Entertainment 'They/They' highlights the dangers of combining horror and social...

‘They/They’ highlights the dangers of combining horror and social commentary


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(CNN)Horror movies are no stranger Social commentary, or the desire to be cathartic about how they use violence. Yet the latest example of those impulses, “They/Them,” illustrates just how tricky those propositions can be, in a story that can at times feel creepy, exploitative, and instructive, without being particularly tense or scary.

The fact that the film is debuting on NBC’s streaming service Peacock suggests that no one saw the finished product as a major commercial attraction. But it’s worth admitting because it shows the kind of horror movie that wants to have its cake and carve it too.
The premise involves a group of teenagers sent to a gay-conversion-therapy camp, a classic no-escape setting in the middle of nowhere without cellphone reception.
    Adding another notch to his resume, Kevin Bacon plays a camp owner who greets newcomers by saying “I can’t straighten you out” after passing a sign that reads “Respect. Renew. Enjoy.”
      Still, this is a horror film, so the cheerful reception soon gives way to less-than-friendly interactions. And when the victims take an unexpected turn, there’s still the matter of psychologically exploiting vulnerable teenagers, whose de facto leader, Jordan (“Work in Progress” Theo Germain), is both immediately suspicious and stern and resourceful when necessary.
      From the 1999 cult favorite “But I’m a Cheerleader” to the 2018 factual drama “Boy Erased” starring Lucas Hedges and starring Joel Edgerton, many films have tackled the gay-transition phenomenon. the leader
      However, those films were not trying to cater to the specific demands of horror audiences, such as “they/them”, including promos that emphasized “https://www.cnn.com/” (think slash). Even cheeky moments and speeches about titles and self-acceptance can’t overcome the serious and timely problem that it’s being used as a tool to add yet another wrinkle to the adolescent threat formula.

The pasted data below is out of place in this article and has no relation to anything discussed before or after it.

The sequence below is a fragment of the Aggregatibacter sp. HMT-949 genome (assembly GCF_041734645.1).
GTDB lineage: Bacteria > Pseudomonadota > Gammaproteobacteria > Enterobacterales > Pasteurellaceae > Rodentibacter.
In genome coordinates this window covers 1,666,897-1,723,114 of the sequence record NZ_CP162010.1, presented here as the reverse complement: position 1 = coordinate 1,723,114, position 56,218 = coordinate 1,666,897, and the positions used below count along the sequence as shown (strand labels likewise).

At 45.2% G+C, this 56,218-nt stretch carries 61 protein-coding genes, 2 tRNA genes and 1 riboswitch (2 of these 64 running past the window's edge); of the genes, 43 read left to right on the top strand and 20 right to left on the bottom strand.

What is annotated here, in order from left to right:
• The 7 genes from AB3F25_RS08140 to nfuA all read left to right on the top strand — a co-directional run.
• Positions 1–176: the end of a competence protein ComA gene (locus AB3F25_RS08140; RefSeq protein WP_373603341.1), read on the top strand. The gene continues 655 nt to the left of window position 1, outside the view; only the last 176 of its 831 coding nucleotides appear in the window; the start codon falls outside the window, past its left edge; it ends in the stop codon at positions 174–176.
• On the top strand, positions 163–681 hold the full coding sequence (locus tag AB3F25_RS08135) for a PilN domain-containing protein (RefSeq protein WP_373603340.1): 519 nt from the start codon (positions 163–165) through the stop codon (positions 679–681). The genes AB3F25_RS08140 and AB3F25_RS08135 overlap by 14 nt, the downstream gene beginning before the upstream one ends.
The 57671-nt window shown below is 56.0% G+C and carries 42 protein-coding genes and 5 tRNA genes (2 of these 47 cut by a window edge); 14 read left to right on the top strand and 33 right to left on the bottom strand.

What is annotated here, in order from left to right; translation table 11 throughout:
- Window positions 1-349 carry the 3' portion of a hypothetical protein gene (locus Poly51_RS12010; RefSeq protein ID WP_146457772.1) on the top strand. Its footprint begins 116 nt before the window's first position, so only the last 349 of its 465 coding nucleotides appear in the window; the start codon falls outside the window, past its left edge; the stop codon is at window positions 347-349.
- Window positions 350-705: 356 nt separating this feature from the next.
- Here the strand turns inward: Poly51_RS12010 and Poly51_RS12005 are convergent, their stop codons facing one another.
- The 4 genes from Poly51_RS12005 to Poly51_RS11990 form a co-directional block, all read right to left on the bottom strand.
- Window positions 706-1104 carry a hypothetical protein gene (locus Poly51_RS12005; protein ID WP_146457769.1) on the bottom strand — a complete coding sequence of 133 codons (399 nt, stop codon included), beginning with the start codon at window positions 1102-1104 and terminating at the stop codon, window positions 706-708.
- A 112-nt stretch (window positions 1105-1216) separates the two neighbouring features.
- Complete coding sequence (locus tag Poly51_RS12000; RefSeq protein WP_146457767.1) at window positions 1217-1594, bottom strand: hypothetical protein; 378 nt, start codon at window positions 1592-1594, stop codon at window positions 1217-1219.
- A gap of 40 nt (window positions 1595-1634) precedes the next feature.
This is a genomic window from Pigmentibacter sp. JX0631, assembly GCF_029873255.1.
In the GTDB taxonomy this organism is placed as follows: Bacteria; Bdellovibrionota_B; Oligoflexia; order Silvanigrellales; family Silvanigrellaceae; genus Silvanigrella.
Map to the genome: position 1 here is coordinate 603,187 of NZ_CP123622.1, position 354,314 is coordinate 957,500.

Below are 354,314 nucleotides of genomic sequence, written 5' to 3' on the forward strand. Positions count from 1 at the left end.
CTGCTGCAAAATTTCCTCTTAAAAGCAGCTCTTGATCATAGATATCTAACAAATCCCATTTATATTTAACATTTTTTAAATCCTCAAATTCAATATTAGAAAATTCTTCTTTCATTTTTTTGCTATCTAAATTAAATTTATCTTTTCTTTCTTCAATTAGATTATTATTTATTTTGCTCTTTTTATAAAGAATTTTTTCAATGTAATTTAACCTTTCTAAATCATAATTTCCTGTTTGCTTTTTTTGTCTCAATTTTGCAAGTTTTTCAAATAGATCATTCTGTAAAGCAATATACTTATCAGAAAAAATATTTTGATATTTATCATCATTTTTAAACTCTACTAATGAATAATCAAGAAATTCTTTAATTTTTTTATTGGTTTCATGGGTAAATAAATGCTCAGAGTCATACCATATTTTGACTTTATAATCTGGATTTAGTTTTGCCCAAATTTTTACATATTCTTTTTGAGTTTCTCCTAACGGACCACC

As mentioned, horror has demonstrated the ability to navigate these waters, and The success of “Get Out”. The mix of horror, comedy and race certainly encouraged studios to pursue such themes.
        “They/Them” is produced by Blumhouse, which had a hand in “Get Out”. Yet the company complied “The Hunt,” A dark satire about wealthy elites preying on red-state people for sport, it was controversial for some of the same reasons — tackling a complicated subject, risking trivializing the US’s toxic political divide.
        There’s a fine line between provocative and empowering — which, based on press notes, writer-director John Logan (the “Penny Dreadful” legend and who wrote the James Bond movies) wanted the message to be understood — and borderline tone deaf.
        UPI’s Fred Topel scans reviews of “It/It.” Recognizing this inherent tensionwrites, “As an out gay filmmaker, Logan has something honest to say about both anti-LGBTQ tactics and the slasher film genre. Unfortunately, conflating them sabotages both sides of the story.”
        In a crowded media world, anything that sparks a conversation can be seen as a win; After all, it’s not like this space is regularly filled with straight-to-the-peacock movie reviews.
          Unlike the aforementioned sign in the film, however, the lessons in “It/Them” are mostly cautionary, such as “Reflect. Rethink. Repeat.”
          “Them/Them” premieres August 5 on Peacock.

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